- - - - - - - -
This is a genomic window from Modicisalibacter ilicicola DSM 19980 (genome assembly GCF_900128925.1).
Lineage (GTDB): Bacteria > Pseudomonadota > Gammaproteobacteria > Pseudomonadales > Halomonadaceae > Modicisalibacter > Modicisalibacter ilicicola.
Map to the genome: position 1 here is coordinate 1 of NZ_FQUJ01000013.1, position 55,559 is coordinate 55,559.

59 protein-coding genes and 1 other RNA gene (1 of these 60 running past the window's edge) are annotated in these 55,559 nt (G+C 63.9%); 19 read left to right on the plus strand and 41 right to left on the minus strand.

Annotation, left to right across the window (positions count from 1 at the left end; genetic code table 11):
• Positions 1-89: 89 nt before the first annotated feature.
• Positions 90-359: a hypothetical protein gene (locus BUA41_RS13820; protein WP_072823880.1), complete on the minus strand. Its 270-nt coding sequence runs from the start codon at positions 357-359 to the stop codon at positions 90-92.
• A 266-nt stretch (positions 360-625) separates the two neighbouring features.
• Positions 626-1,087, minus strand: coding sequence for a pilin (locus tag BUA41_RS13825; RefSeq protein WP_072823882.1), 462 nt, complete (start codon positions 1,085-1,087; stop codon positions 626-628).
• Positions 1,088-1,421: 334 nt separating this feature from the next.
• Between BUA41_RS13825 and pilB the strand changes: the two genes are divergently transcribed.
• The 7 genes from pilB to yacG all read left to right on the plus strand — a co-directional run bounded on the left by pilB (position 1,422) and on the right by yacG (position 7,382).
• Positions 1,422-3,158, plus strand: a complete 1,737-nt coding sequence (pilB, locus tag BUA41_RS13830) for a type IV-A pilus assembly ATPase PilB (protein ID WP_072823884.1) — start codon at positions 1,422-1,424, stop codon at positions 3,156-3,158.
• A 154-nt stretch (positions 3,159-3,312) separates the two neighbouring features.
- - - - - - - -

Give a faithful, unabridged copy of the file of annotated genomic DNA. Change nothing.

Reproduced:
This is a genomic window from Modicisalibacter ilicicola DSM 19980 (genome assembly GCF_900128925.1).
Lineage (GTDB): Bacteria > Pseudomonadota > Gammaproteobacteria > Pseudomonadales > Halomonadaceae > Modicisalibacter > Modicisalibacter ilicicola.
Map to the genome: position 1 here is coordinate 1 of NZ_FQUJ01000013.1, position 55,559 is coordinate 55,559.

59 protein-coding genes and 1 other RNA gene (1 of these 60 running past the window's edge) are annotated in these 55,559 nt (G+C 63.9%); 19 read left to right on the plus strand and 41 right to left on the minus strand.

Annotation, left to right across the window (positions count from 1 at the left end; genetic code table 11):
• Positions 1-89: 89 nt before the first annotated feature.
• Positions 90-359: a hypothetical protein gene (locus BUA41_RS13820; protein WP_072823880.1), complete on the minus strand. Its 270-nt coding sequence runs from the start codon at positions 357-359 to the stop codon at positions 90-92.
• A 266-nt stretch (positions 360-625) separates the two neighbouring features.
• Positions 626-1,087, minus strand: coding sequence for a pilin (locus tag BUA41_RS13825; RefSeq protein WP_072823882.1), 462 nt, complete (start codon positions 1,085-1,087; stop codon positions 626-628).
• Positions 1,088-1,421: 334 nt separating this feature from the next.
• Between BUA41_RS13825 and pilB the strand changes: the two genes are divergently transcribed.
• The 7 genes from pilB to yacG all read left to right on the plus strand — a co-directional run bounded on the left by pilB (position 1,422) and on the right by yacG (position 7,382).
• Positions 1,422-3,158, plus strand: a complete 1,737-nt coding sequence (pilB, locus tag BUA41_RS13830) for a type IV-A pilus assembly ATPase PilB (protein ID WP_072823884.1) — start codon at positions 1,422-1,424, stop codon at positions 3,156-3,158.
• A 154-nt stretch (positions 3,159-3,312) separates the two neighbouring features.